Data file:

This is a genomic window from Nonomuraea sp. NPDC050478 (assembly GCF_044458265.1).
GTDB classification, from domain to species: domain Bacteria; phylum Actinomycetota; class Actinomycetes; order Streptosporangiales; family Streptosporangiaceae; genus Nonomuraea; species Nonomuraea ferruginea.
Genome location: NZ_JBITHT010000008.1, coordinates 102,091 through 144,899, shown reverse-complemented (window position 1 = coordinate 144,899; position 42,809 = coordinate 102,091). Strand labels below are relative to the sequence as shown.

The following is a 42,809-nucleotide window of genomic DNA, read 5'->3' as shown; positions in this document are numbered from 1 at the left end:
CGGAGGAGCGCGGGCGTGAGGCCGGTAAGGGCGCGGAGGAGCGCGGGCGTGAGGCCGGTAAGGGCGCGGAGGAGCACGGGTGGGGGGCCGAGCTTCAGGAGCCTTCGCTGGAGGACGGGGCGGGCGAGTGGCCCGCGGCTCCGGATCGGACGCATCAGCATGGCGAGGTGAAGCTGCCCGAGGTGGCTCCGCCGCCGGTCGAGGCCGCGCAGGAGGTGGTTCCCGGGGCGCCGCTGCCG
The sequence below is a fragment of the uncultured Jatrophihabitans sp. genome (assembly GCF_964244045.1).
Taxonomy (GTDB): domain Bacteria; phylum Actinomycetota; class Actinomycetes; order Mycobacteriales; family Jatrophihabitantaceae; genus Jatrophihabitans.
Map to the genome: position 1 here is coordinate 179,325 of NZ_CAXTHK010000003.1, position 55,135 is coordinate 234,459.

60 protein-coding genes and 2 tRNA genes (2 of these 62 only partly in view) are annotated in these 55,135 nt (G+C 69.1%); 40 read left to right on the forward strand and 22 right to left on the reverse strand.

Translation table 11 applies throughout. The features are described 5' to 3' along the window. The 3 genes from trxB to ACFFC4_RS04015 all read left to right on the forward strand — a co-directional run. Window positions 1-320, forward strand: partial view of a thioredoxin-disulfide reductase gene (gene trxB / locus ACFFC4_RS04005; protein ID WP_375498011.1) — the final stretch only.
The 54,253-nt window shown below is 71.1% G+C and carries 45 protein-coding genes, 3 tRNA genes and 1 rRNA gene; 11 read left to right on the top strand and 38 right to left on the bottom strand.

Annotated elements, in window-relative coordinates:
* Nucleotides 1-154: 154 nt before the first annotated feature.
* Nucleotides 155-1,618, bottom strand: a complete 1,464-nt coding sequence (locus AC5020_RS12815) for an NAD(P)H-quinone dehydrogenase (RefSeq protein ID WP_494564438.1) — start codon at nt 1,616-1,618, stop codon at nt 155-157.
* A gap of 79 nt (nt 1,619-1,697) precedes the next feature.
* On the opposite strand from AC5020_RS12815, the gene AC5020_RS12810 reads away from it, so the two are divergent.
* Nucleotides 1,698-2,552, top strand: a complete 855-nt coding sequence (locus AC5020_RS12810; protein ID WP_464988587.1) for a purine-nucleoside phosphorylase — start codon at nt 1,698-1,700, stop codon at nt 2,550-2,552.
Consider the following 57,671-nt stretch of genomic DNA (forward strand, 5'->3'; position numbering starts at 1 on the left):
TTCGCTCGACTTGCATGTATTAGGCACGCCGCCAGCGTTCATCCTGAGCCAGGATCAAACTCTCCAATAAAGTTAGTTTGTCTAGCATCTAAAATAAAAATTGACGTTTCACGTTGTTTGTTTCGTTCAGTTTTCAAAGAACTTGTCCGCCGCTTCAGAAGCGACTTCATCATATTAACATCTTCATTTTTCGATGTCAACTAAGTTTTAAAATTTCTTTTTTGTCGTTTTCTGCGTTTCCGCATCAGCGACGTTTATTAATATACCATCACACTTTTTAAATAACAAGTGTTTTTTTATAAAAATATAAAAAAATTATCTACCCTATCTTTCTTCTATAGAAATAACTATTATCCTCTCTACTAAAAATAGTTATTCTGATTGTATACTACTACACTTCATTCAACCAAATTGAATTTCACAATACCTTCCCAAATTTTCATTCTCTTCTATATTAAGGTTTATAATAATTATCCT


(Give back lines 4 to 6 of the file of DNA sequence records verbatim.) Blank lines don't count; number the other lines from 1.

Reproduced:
The following is a 42,809-nucleotide window of genomic DNA, read 5'->3' as shown; positions in this document are numbered from 1 at the left end:
CGGAGGAGCGCGGGCGTGAGGCCGGTAAGGGCGCGGAGGAGCGCGGGCGTGAGGCCGGTAAGGGCGCGGAGGAGCACGGGTGGGGGGCCGAGCTTCAGGAGCCTTCGCTGGAGGACGGGGCGGGCGAGTGGCCCGCGGCTCCGGATCGGACGCATCAGCATGGCGAGGTGAAGCTGCCCGAGGTGGCTCCGCCGCCGGTCGAGGCCGCGCAGGAGGTGGTTCCCGGGGCGCCGCTGCCG
The sequence below is a fragment of the uncultured Jatrophihabitans sp. genome (assembly GCF_964244045.1).